The NCAA released its annual Academic Progress Rate (APR) figures last week and The University of Toledo received very impressive scores.
Three UT programs — baseball, women’s soccer and women’s volleyball — earned APR scores that received a Public Recognition Award from the NCAA. Public recognition awards are given to programs that rank in the top 10 percent of the nation in their respective sport.
The women’s volleyball team received a perfect APR score of 1,000, the first UT sport ever to do so. Women’s soccer posted a score of 995, while baseball came in at 983. In all, 13 of 15 UT sports finished above the NCAA’s established “cut point” of 925.
Toledo is one of only three schools from the Mid-American Conference that had three sports earn public recognition awards. The other two were Miami and Western Michigan.
“We are very pleased with the APR figures released by the NCAA,” said UT Athletic Director Mike O’Brien. “They are another indicator of the academic achievements of our student-athletes, as well as the support efforts of our coaches, athletic staff and faculty. A special congratulations should be given to our volleyball, soccer and baseball programs for placing in the top 10 percent of their respective sports. That is a terrific accomplishment.”
APR is a gauge of every team’s academic performance at a given point in time. Points are awarded on a semester-by-semester basis for eligibility, retention and graduation of scholarship student-athletes. A score of 1,000 is considered perfect. Sports that fail to reach the 925 “cut point” can be penalized with the loss of scholarships. The APR data released last week is a cumulative figure taken from the 2004-05, 2005-06, 2006-07 and 2007-08 school years.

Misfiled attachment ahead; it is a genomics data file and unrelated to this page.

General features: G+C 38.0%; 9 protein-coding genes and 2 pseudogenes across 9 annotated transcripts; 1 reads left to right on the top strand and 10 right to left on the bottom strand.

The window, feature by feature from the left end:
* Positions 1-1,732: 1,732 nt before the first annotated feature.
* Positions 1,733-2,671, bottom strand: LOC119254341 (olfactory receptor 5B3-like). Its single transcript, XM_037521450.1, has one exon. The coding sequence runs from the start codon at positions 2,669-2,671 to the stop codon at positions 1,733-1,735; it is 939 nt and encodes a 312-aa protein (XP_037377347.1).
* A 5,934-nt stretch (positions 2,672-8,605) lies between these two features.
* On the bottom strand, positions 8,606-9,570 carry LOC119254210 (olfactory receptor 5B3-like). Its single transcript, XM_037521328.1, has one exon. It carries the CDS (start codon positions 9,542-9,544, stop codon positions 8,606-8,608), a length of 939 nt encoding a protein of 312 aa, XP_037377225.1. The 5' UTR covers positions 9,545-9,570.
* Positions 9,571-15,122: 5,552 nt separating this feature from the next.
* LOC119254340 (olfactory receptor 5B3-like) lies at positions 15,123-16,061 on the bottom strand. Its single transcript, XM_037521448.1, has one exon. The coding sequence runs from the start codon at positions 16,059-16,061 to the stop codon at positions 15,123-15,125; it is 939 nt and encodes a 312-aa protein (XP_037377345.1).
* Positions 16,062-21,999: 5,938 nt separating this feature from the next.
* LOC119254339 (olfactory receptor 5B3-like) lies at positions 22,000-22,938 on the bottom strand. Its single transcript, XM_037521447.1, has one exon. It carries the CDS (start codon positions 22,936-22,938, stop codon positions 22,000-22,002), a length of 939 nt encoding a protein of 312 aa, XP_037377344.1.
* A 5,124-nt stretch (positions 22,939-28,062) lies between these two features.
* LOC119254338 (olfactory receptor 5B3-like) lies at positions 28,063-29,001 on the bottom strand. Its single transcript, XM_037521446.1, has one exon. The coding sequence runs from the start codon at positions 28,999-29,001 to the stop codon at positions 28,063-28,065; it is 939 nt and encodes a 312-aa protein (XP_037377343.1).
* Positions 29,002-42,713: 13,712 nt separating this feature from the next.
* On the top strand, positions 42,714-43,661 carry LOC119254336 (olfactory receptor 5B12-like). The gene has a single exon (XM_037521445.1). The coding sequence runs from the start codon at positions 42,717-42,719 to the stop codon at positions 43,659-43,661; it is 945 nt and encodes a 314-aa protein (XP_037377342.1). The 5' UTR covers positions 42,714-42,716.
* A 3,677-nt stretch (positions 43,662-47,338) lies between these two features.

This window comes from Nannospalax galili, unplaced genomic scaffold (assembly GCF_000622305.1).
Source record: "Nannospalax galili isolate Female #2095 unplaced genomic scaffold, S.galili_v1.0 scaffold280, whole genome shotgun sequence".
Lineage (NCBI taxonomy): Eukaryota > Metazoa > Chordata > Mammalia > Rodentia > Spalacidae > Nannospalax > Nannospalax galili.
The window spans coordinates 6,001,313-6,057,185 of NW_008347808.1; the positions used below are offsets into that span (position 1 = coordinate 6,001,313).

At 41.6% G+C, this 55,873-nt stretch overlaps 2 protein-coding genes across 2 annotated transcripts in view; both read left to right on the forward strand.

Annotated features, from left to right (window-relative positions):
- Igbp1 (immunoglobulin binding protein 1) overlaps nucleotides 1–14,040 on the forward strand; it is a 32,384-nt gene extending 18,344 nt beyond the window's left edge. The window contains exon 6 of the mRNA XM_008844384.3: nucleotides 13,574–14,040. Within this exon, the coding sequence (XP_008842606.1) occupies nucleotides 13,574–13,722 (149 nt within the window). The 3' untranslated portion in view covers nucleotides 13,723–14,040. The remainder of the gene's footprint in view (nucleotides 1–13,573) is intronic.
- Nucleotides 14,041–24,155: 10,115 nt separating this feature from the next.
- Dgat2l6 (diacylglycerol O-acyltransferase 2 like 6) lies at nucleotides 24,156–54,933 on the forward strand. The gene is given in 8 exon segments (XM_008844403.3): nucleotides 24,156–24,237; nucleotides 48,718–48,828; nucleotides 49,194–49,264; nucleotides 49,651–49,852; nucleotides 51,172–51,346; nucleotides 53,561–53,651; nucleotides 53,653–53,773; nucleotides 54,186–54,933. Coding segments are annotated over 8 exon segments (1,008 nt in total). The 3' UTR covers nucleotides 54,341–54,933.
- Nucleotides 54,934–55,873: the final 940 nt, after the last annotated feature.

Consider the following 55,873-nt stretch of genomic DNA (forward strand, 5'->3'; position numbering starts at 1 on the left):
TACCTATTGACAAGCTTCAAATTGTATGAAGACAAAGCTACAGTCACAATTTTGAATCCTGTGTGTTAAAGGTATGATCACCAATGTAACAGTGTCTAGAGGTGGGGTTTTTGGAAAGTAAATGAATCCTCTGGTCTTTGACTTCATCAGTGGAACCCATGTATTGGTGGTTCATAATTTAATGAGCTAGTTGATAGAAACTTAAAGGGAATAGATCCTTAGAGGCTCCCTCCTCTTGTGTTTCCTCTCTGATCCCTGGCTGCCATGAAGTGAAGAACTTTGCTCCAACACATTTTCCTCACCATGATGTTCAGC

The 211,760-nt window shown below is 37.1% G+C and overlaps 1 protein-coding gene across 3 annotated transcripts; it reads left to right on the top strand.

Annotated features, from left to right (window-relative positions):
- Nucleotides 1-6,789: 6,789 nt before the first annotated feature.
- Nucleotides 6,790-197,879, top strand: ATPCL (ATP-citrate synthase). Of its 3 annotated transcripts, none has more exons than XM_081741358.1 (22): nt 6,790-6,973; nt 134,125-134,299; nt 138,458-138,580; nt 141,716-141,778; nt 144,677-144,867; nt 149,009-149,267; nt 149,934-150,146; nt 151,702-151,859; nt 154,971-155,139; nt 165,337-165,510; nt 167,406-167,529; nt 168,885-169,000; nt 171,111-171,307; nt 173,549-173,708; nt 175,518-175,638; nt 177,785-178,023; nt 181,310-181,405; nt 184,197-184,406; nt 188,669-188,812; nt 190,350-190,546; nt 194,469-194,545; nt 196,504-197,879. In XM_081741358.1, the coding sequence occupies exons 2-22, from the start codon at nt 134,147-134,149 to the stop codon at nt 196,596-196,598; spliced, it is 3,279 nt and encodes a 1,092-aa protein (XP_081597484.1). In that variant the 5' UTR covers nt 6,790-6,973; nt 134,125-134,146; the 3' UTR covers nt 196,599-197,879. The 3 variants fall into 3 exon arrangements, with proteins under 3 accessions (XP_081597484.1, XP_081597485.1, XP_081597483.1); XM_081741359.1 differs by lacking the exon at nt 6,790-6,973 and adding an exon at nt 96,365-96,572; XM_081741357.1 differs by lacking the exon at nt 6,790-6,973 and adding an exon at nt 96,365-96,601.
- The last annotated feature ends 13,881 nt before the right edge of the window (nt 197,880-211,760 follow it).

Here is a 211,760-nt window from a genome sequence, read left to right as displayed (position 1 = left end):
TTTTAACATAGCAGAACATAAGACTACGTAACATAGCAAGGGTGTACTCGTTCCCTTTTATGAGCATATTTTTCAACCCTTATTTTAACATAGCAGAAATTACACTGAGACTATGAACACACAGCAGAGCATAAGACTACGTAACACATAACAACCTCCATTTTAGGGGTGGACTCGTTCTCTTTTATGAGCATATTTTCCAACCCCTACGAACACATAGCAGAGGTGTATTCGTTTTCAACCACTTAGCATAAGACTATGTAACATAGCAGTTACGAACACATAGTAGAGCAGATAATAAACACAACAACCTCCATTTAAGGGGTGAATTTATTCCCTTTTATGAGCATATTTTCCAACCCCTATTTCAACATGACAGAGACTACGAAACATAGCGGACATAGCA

Six Rocket sports — baseball, women’s cross country, women’s golf, women’s soccer, women’s tennis and women’s volleyball — received perfect 1,000 scores for the 2007-08 school year.
Two Toledo sports that did not make the 925 “cut point” — football and men’s cross country — continued to show improvement. Football moved its cumulative APR from 892 to 908, and had a 938 APR for 2007-08, the most recent school year used to calculate data. Men’s cross country improved its APR from 888 to 891, with a 906 APR in 2007-08.
As a result of its improvement, the football program will not be assessed any historical penalties, though it was assessed contemporaneous penalties for the 2008-09 school year. The Rockets were limited to 82 athletic scholarships out of a possible 85 last year, and 22 out of a possible 25 initial scholarships for the 2008 recruiting class.
Men’s cross country, with an APR of 891, did receive a “second stage historical” penalty involving limits on practice time of 16 hours per week in 2009-10, which must be supplemented with four hours of study table. Contemporaneous penalties also were applied of 0.50 scholarships in 2008-09.
O’Brien added that APR is one of many indicators of the Rockets’ excellent efforts in the classroom. In the fall semester, UT student-athletes earned a collective grade point average of 3.013, the third-highest GPA for the department since it began compiling GPA data in 1993. Also, 53 percent (189 of 358) of UT student-athletes achieved a 3.0 grade point average or better for the 2008 fall semester, the 10th consecutive semester in which at least half of Rocket student-athletes earned a 3.0-plus GPA.
Grades for the spring semester will be out in the middle of May.